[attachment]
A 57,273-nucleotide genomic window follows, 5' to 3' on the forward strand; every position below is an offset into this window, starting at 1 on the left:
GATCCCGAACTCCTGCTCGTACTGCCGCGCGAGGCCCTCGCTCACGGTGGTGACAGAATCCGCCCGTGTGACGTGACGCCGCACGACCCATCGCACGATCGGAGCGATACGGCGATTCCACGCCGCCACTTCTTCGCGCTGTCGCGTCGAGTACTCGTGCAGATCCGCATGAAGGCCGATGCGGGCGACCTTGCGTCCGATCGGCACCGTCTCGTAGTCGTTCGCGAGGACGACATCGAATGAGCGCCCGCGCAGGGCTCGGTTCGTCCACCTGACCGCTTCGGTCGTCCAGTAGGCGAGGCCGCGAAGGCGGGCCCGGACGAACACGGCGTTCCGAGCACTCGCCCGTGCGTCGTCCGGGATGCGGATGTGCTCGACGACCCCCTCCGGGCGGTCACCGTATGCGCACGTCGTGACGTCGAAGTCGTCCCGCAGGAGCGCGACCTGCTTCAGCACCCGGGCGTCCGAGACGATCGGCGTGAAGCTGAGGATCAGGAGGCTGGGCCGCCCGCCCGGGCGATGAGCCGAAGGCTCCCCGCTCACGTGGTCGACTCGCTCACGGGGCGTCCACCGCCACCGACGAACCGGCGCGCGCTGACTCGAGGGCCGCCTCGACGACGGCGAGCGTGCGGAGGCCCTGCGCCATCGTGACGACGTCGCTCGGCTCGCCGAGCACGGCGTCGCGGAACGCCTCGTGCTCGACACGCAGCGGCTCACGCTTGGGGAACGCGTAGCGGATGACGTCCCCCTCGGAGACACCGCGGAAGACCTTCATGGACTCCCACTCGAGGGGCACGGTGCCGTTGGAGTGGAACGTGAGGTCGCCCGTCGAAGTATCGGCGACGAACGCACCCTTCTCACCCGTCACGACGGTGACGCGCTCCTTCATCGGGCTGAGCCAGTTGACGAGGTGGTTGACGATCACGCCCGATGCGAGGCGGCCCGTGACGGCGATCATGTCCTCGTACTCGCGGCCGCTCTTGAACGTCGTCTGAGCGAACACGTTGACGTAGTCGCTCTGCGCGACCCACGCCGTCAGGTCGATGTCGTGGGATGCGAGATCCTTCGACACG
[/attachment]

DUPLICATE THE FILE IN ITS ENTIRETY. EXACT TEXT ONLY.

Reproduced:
A 57,273-nucleotide genomic window follows, 5' to 3' on the forward strand; every position below is an offset into this window, starting at 1 on the left:
GATCCCGAACTCCTGCTCGTACTGCCGCGCGAGGCCCTCGCTCACGGTGGTGACAGAATCCGCCCGTGTGACGTGACGCCGCACGACCCATCGCACGATCGGAGCGATACGGCGATTCCACGCCGCCACTTCTTCGCGCTGTCGCGTCGAGTACTCGTGCAGATCCGCATGAAGGCCGATGCGGGCGACCTTGCGTCCGATCGGCACCGTCTCGTAGTCGTTCGCGAGGACGACATCGAATGAGCGCCCGCGCAGGGCTCGGTTCGTCCACCTGACCGCTTCGGTCGTCCAGTAGGCGAGGCCGCGAAGGCGGGCCCGGACGAACACGGCGTTCCGAGCACTCGCCCGTGCGTCGTCCGGGATGCGGATGTGCTCGACGACCCCCTCCGGGCGGTCACCGTATGCGCACGTCGTGACGTCGAAGTCGTCCCGCAGGAGCGCGACCTGCTTCAGCACCCGGGCGTCCGAGACGATCGGCGTGAAGCTGAGGATCAGGAGGCTGGGCCGCCCGCCCGGGCGATGAGCCGAAGGCTCCCCGCTCACGTGGTCGACTCGCTCACGGGGCGTCCACCGCCACCGACGAACCGGCGCGCGCTGACTCGAGGGCCGCCTCGACGACGGCGAGCGTGCGGAGGCCCTGCGCCATCGTGACGACGTCGCTCGGCTCGCCGAGCACGGCGTCGCGGAACGCCTCGTGCTCGACACGCAGCGGCTCACGCTTGGGGAACGCGTAGCGGATGACGTCCCCCTCGGAGACACCGCGGAAGACCTTCATGGACTCCCACTCGAGGGGCACGGTGCCGTTGGAGTGGAACGTGAGGTCGCCCGTCGAAGTATCGGCGACGAACGCACCCTTCTCACCCGTCACGACGGTGACGCGCTCCTTCATCGGGCTGAGCCAGTTGACGAGGTGGTTGACGATCACGCCCGATGCGAGGCGGCCCGTGACGGCGATCATGTCCTCGTACTCGCGGCCGCTCTTGAACGTCGTCTGAGCGAACACGTTGACGTAGTCGCTCTGCGCGACCCACGCCGTCAGGTCGATGTCGTGGGATGCGAGATCCTTCGACACG